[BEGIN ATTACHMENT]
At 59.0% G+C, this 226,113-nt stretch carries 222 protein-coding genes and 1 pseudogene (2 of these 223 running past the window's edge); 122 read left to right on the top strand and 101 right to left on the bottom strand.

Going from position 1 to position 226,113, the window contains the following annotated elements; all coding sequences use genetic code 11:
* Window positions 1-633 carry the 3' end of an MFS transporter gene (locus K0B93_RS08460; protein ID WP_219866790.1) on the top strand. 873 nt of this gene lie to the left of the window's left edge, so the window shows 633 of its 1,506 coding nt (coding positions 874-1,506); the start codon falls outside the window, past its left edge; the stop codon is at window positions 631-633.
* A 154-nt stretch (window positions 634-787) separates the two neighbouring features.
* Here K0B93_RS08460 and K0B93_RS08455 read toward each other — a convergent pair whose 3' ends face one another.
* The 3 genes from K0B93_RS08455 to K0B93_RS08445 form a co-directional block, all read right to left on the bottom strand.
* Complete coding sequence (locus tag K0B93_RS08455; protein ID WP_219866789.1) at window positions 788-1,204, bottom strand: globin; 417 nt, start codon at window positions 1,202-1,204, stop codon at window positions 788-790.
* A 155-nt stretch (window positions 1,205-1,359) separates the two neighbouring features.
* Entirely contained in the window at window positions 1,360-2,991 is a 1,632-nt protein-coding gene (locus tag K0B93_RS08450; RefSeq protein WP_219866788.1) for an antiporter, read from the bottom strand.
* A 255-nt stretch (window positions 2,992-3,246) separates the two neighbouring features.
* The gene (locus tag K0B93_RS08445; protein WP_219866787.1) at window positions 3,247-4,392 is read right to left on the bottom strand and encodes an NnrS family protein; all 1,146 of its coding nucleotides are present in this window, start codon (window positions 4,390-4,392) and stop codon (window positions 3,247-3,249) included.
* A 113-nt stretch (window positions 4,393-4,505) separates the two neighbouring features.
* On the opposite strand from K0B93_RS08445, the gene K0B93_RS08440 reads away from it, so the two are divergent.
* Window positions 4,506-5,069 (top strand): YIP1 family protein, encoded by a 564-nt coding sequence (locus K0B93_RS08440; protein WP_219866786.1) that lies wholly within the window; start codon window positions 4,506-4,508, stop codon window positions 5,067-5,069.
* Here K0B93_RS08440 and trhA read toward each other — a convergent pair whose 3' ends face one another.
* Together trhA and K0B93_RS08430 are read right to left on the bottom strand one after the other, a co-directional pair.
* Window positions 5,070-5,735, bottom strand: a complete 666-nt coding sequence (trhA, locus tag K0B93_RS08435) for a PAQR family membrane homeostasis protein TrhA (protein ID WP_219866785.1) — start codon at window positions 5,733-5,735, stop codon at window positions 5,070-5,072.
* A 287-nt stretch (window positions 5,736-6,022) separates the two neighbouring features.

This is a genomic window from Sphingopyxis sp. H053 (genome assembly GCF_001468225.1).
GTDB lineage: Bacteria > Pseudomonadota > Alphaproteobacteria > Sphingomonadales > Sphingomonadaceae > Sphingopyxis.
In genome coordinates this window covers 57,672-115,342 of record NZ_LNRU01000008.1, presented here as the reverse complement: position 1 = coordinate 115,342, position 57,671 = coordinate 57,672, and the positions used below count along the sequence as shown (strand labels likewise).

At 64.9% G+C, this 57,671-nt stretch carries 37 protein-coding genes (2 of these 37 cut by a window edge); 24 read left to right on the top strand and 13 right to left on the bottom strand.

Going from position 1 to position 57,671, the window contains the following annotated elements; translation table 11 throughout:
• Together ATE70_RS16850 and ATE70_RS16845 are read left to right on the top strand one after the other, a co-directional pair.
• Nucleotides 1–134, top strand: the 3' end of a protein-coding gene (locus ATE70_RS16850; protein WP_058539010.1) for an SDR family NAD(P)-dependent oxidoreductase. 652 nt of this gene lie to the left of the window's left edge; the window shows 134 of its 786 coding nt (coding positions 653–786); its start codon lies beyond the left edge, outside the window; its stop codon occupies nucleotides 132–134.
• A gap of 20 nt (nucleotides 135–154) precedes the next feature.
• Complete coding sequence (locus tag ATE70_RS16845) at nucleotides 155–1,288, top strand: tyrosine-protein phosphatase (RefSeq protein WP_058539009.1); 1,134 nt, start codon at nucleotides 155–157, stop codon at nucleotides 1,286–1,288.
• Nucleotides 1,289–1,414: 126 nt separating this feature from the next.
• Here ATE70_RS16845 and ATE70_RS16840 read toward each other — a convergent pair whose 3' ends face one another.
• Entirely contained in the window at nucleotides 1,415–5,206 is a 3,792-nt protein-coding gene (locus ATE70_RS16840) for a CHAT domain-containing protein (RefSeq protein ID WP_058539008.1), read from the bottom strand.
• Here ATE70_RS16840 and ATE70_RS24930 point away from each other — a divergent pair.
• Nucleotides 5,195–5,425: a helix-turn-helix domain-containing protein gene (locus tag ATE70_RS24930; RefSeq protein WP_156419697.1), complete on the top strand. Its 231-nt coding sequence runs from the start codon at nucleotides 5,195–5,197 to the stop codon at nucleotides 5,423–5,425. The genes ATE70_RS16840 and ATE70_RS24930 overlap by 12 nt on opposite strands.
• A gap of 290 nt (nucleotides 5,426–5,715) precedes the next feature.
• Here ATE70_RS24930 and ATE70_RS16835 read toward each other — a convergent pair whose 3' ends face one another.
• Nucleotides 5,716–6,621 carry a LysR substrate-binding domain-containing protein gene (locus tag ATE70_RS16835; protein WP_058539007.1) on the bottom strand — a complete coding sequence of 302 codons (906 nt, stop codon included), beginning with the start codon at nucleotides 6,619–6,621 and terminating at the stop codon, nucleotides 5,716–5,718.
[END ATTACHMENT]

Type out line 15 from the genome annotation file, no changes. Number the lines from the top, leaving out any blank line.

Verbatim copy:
* Here K0B93_RS08440 and trhA read toward each other — a convergent pair whose 3' ends face one another.